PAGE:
Please note that affiliate links may be included in some posts.
Does Spotify have an affiliate program?
No. And, according to our research, it doesn’t have a referral program either. While this is certainly a bummer, there’s some Spotify affiliate program alternatives you can use if you want to monetize music traffic.
Also, be sure to check out my Song Lyric niche report– it shows you how I’d build a song lyric authority site.
Spotify Affiliate Alternatives
Amazon Associates: pays 5% commission on Digital Music.
Apple Services Performance Partners: their payouts are somewhat complex- it depends on subscription type (Individual Membership, Family Membership, Student Membership) and local market rate. Read more about their commission structure here.
While Spotify doesn’t have an affiliate program, it’s always interesting to check out the type of keywords that the site ranks for.
Especially if you were going to use the Amazon or Apple affiliate programs because the music keyword rankings are going to be somewhat similar. Below, I extracted 1,000 of Spotify’s top performing organics keywords.
You can see that they primarily rank for song titles and artists names. For example, the African American anthem “lift every voice and sing” gets 20,000 searches a month and Spotify ranks number one for it.
Interestingly, you can see that the Smithsonian site monetizes this keyword by running ads- actually an ad for Spotify:
Remember: even though Spotify doesn’t have an affiliate program, you can always make money running ads on the content.
What I Would Do
If I wanted to start a site monetizing traffic in the song title or artist name space, there are a couple different ways you can go. As I’ve written about before, you can start a song lyric website, republishing the lyrics to popular songs and perhaps throwing in a little bit of unique content for SEO purposes.
You could start a niche music website, perhaps focusing on a specific genre of music and trying to rank for all of the artists and songs in that vertical. It could be a news style music site. So you would be producing a lot of short, topical content.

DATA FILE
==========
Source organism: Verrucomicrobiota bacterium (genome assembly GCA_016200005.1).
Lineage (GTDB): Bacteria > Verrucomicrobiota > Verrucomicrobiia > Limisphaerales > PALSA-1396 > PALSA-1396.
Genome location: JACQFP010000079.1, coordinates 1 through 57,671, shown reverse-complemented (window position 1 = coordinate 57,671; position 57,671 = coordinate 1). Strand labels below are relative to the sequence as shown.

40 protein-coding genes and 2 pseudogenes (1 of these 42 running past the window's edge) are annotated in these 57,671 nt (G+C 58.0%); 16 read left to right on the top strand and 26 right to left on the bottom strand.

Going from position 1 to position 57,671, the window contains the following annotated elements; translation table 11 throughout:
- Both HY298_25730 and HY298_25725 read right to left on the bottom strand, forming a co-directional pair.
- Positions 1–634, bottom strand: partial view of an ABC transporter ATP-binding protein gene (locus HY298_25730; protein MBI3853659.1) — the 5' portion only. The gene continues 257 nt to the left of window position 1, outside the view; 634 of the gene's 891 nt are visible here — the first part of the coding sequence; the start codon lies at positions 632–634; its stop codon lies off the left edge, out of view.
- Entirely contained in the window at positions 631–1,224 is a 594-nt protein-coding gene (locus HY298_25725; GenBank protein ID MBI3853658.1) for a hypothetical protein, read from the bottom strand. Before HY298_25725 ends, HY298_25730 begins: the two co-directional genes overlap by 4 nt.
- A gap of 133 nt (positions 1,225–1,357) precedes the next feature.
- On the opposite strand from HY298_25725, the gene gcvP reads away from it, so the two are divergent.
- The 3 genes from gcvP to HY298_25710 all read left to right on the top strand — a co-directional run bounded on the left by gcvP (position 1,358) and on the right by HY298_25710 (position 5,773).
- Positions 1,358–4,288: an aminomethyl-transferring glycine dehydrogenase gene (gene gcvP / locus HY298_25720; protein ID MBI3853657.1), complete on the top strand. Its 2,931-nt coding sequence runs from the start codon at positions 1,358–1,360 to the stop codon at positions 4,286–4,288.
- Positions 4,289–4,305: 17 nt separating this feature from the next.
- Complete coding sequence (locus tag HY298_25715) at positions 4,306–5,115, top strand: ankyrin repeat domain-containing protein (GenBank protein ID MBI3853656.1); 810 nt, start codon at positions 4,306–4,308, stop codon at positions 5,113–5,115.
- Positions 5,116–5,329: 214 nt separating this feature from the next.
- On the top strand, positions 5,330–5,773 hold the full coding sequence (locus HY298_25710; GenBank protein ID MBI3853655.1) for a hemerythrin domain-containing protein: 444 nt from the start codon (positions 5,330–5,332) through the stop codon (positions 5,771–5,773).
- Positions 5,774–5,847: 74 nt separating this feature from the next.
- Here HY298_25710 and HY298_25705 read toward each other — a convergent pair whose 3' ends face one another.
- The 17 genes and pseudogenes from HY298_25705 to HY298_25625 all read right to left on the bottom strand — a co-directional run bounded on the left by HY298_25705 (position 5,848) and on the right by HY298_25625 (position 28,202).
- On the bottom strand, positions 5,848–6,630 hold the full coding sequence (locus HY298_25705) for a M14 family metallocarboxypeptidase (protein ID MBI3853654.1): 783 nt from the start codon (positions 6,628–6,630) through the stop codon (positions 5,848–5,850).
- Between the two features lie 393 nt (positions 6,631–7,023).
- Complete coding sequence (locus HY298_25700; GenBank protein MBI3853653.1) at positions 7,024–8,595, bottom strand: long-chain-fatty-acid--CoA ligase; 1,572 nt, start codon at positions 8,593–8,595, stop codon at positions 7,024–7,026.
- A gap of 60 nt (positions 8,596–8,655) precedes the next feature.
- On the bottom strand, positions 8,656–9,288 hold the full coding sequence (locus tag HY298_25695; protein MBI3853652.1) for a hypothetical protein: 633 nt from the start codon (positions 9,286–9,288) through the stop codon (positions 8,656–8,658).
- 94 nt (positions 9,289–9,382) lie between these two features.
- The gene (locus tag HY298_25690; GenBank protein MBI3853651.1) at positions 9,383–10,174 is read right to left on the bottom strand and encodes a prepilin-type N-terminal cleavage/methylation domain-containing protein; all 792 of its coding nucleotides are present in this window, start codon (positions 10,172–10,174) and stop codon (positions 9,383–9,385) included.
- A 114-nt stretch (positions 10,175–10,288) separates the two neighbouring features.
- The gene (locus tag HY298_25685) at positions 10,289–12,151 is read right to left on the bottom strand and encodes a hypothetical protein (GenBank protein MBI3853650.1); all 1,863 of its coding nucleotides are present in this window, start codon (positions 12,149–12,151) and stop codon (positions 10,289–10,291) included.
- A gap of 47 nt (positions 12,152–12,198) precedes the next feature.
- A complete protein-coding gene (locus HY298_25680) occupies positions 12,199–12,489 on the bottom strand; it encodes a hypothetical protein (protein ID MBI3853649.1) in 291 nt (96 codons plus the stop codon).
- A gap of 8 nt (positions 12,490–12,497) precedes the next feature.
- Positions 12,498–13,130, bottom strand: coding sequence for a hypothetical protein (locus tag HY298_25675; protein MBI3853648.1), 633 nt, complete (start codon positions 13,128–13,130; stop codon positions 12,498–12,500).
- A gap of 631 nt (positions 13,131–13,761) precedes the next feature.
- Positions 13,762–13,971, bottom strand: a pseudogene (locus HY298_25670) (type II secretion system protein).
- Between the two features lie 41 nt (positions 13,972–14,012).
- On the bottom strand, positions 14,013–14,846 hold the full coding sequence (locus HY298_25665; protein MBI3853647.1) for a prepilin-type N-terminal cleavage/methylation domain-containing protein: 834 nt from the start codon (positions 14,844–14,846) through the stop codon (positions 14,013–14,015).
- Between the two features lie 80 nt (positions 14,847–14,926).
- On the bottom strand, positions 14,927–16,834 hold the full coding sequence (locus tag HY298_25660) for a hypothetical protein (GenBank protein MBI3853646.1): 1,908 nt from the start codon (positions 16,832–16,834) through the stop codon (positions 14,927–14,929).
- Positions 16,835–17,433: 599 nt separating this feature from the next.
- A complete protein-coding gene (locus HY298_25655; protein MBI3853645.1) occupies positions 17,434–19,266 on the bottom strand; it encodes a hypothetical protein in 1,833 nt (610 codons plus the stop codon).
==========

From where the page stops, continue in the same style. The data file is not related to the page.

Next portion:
Basically news items that would attract a lot of direct traffic to your site as people begin to rely on you for up-to-date information.
You could even niche down even farther, creating a fan site for a particular artist. The advantage here, if you do it well, you might have larger ranking potential because your site has a tighter focus.
You also attract more invested readers who are passionate about that artist. The downside, of course, is that you are tethered to the popularity of a particular artist. If they lose popularity or retire, you could lose a lot of traffic. Plus your traffic control is capped- you won’t be able to expand into different artist verticals if you completely tether your site to a solitary performer.
You can try affiliate angle by promoting concert tickets. Check out my ticket/event niche report. You can link to Amazon and Apple, even using a tool like ThirstyAffiliates to automatically link song titles to the relevant Amazon and Apple affiliate landing pages.
However, I think this is more of an ads play. The goal would be to build up traffic to the point where you can get into Mediavine or AdThrive. Those ad networks make it incredibly easy to install highly profitable display ads across your website.
There are a lot of high volume low competition terms in the music niche. While the affiliate opportunity is somewhat scarce, you can make a good amount of money running ads on this content.
While Spotify doesn’t have an affiliate program, it doesn’t mean that you should abandon this niche entirely. There are some affiliate program alternatives and a fortune to be made running ads on content if you can get the traffic.
Last Updated on March 13, 2021 by Ryan Nelson